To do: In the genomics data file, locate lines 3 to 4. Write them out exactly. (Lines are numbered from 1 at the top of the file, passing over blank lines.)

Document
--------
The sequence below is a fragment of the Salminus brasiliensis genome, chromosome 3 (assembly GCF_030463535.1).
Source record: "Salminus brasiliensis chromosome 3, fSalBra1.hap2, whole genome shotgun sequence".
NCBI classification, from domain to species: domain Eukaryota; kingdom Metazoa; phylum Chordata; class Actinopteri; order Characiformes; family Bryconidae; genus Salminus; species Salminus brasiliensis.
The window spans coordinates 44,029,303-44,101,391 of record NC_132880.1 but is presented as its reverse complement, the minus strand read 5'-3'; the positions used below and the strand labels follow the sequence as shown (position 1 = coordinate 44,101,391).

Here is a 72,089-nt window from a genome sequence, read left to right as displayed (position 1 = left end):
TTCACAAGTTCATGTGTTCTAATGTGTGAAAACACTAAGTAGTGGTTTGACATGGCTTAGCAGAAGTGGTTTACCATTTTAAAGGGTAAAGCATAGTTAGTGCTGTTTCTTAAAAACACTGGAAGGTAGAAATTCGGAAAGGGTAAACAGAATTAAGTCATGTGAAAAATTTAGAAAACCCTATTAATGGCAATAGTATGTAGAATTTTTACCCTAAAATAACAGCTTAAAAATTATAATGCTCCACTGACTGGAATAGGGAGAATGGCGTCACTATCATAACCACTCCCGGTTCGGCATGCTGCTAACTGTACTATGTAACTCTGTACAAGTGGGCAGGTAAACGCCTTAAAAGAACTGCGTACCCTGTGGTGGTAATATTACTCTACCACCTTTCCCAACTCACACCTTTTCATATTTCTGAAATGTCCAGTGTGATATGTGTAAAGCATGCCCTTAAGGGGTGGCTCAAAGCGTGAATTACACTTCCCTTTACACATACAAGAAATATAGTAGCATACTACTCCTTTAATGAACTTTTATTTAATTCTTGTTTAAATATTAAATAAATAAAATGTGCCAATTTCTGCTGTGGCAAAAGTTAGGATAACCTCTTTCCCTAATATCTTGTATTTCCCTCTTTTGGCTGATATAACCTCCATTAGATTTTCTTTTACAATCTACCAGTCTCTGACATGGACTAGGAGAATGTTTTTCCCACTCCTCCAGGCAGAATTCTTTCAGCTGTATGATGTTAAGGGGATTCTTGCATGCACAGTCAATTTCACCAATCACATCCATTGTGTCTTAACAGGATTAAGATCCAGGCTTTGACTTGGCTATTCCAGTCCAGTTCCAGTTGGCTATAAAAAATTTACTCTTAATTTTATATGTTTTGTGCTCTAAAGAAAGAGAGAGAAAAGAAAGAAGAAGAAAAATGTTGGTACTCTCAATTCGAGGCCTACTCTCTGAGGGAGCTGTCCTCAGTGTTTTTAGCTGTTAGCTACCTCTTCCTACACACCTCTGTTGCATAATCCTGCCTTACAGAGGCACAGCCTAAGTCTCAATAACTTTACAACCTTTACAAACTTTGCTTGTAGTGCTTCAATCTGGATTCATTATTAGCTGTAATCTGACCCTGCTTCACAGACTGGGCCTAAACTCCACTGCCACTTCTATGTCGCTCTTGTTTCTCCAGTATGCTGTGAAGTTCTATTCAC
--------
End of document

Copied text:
NCBI classification, from domain to species: domain Eukaryota; kingdom Metazoa; phylum Chordata; class Actinopteri; order Characiformes; family Bryconidae; genus Salminus; species Salminus brasiliensis.
The window spans coordinates 44,029,303-44,101,391 of record NC_132880.1 but is presented as its reverse complement, the minus strand read 5'-3'; the positions used below and the strand labels follow the sequence as shown (position 1 = coordinate 44,101,391).